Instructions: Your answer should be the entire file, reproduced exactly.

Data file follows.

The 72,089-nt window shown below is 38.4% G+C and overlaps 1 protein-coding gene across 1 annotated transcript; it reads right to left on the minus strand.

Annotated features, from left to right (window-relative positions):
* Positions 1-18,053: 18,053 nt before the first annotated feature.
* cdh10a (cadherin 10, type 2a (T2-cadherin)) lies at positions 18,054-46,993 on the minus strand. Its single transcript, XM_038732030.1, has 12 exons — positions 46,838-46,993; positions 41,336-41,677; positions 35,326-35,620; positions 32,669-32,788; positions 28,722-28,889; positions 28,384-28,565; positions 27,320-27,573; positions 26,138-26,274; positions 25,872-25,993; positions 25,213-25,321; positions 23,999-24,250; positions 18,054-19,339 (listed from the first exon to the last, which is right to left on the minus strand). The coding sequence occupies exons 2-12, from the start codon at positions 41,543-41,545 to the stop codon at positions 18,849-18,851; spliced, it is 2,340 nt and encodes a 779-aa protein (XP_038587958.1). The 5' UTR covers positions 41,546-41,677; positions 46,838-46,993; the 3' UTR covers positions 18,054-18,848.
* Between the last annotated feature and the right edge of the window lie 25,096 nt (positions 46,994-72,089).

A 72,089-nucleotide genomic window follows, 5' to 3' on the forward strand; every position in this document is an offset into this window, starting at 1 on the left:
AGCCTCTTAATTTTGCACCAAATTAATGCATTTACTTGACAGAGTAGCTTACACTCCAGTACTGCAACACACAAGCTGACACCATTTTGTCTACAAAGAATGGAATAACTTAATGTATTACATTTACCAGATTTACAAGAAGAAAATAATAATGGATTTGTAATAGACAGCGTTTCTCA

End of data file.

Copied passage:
The 72,089-nt window shown below is 38.4% G+C and overlaps 1 protein-coding gene across 1 annotated transcript; it reads right to left on the minus strand.

Annotated features, from left to right (window-relative positions):
* Positions 1-18,053: 18,053 nt before the first annotated feature.
* cdh10a (cadherin 10, type 2a (T2-cadherin)) lies at positions 18,054-46,993 on the minus strand. Its single transcript, XM_038732030.1, has 12 exons — positions 46,838-46,993; positions 41,336-41,677; positions 35,326-35,620; positions 32,669-32,788; positions 28,722-28,889; positions 28,384-28,565; positions 27,320-27,573; positions 26,138-26,274; positions 25,872-25,993; positions 25,213-25,321; positions 23,999-24,250; positions 18,054-19,339 (listed from the first exon to the last, which is right to left on the minus strand). The coding sequence occupies exons 2-12, from the start codon at positions 41,543-41,545 to the stop codon at positions 18,849-18,851; spliced, it is 2,340 nt and encodes a 779-aa protein (XP_038587958.1). The 5' UTR covers positions 41,546-41,677; positions 46,838-46,993; the 3' UTR covers positions 18,054-18,848.
* Between the last annotated feature and the right edge of the window lie 25,096 nt (positions 46,994-72,089).

A 72,089-nucleotide genomic window follows, 5' to 3' on the forward strand; every position in this document is an offset into this window, starting at 1 on the left:
AGCCTCTTAATTTTGCACCAAATTAATGCATTTACTTGACAGAGTAGCTTACACTCCAGTACTGCAACACACAAGCTGACACCATTTTGTCTACAAAGAATGGAATAACTTAATGTATTACATTTACCAGATTTACAAGAAGAAAATAATAATGGATTTGTAATAGACAGCGTTTCTCA